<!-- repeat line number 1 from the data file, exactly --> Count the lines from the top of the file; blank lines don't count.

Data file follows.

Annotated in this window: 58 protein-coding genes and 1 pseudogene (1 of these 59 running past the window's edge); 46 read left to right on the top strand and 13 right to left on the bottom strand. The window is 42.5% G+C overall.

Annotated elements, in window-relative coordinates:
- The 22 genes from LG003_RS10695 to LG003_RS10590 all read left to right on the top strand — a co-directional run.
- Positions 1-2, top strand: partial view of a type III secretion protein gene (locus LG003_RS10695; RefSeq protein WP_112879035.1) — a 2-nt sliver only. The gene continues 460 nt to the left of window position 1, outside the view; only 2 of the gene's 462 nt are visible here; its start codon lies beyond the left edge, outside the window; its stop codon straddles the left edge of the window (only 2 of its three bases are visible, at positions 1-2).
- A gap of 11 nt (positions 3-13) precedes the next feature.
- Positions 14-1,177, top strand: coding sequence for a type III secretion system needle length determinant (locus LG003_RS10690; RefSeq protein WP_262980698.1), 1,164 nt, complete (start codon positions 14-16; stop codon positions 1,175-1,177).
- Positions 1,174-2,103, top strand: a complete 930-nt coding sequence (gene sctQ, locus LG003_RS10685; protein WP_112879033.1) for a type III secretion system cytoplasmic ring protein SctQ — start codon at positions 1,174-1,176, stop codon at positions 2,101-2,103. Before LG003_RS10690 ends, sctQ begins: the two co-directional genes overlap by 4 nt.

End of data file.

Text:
Annotated in this window: 58 protein-coding genes and 1 pseudogene (1 of these 59 running past the window's edge); 46 read left to right on the top strand and 13 right to left on the bottom strand. The window is 42.5% G+C overall.